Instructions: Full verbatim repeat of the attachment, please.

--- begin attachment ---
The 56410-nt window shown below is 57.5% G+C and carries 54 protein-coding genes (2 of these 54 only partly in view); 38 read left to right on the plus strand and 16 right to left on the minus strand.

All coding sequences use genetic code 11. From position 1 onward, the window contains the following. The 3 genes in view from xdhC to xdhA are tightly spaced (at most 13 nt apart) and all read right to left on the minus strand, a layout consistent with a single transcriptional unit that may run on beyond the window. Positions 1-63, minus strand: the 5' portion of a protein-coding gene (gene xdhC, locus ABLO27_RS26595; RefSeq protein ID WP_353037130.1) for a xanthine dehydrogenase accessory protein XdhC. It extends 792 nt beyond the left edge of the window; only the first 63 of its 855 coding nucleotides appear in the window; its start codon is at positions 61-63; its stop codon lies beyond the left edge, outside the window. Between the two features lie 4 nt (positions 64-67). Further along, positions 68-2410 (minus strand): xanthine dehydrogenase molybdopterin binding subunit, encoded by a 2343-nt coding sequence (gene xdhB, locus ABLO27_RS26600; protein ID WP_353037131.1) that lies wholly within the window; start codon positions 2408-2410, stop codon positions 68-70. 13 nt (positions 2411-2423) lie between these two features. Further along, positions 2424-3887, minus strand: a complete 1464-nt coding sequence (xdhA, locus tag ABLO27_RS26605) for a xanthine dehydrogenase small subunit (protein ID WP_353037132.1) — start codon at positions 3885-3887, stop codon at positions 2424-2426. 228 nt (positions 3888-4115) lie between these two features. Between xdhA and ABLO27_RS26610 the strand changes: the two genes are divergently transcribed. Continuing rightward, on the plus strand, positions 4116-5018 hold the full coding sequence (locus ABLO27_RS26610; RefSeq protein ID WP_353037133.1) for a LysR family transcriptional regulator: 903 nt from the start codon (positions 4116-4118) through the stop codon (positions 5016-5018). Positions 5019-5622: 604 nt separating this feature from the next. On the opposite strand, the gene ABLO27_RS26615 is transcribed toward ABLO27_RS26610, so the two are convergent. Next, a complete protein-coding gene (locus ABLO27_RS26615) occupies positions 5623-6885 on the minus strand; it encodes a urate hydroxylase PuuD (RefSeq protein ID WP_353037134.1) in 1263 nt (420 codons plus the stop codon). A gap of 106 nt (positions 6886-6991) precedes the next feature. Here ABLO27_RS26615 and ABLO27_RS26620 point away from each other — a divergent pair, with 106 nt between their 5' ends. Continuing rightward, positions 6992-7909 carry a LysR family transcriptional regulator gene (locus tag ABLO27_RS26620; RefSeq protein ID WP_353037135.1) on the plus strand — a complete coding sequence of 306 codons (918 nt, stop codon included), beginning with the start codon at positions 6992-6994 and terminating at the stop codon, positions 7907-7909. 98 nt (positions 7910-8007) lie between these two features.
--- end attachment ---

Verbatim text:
The 56410-nt window shown below is 57.5% G+C and carries 54 protein-coding genes (2 of these 54 only partly in view); 38 read left to right on the plus strand and 16 right to left on the minus strand.

All coding sequences use genetic code 11. From position 1 onward, the window contains the following. The 3 genes in view from xdhC to xdhA are tightly spaced (at most 13 nt apart) and all read right to left on the minus strand, a layout consistent with a single transcriptional unit that may run on beyond the window. Positions 1-63, minus strand: the 5' portion of a protein-coding gene (gene xdhC, locus ABLO27_RS26595; RefSeq protein ID WP_353037130.1) for a xanthine dehydrogenase accessory protein XdhC. It extends 792 nt beyond the left edge of the window; only the first 63 of its 855 coding nucleotides appear in the window; its start codon is at positions 61-63; its stop codon lies beyond the left edge, outside the window. Between the two features lie 4 nt (positions 64-67). Further along, positions 68-2410 (minus strand): xanthine dehydrogenase molybdopterin binding subunit, encoded by a 2343-nt coding sequence (gene xdhB, locus ABLO27_RS26600; protein ID WP_353037131.1) that lies wholly within the window; start codon positions 2408-2410, stop codon positions 68-70. 13 nt (positions 2411-2423) lie between these two features. Further along, positions 2424-3887, minus strand: a complete 1464-nt coding sequence (xdhA, locus tag ABLO27_RS26605) for a xanthine dehydrogenase small subunit (protein ID WP_353037132.1) — start codon at positions 3885-3887, stop codon at positions 2424-2426. 228 nt (positions 3888-4115) lie between these two features. Between xdhA and ABLO27_RS26610 the strand changes: the two genes are divergently transcribed. Continuing rightward, on the plus strand, positions 4116-5018 hold the full coding sequence (locus ABLO27_RS26610; RefSeq protein ID WP_353037133.1) for a LysR family transcriptional regulator: 903 nt from the start codon (positions 4116-4118) through the stop codon (positions 5016-5018). Positions 5019-5622: 604 nt separating this feature from the next. On the opposite strand, the gene ABLO27_RS26615 is transcribed toward ABLO27_RS26610, so the two are convergent. Next, a complete protein-coding gene (locus ABLO27_RS26615) occupies positions 5623-6885 on the minus strand; it encodes a urate hydroxylase PuuD (RefSeq protein ID WP_353037134.1) in 1263 nt (420 codons plus the stop codon). A gap of 106 nt (positions 6886-6991) precedes the next feature. Here ABLO27_RS26615 and ABLO27_RS26620 point away from each other — a divergent pair, with 106 nt between their 5' ends. Continuing rightward, positions 6992-7909 carry a LysR family transcriptional regulator gene (locus tag ABLO27_RS26620; RefSeq protein ID WP_353037135.1) on the plus strand — a complete coding sequence of 306 codons (918 nt, stop codon included), beginning with the start codon at positions 6992-6994 and terminating at the stop codon, positions 7907-7909. 98 nt (positions 7910-8007) lie between these two features.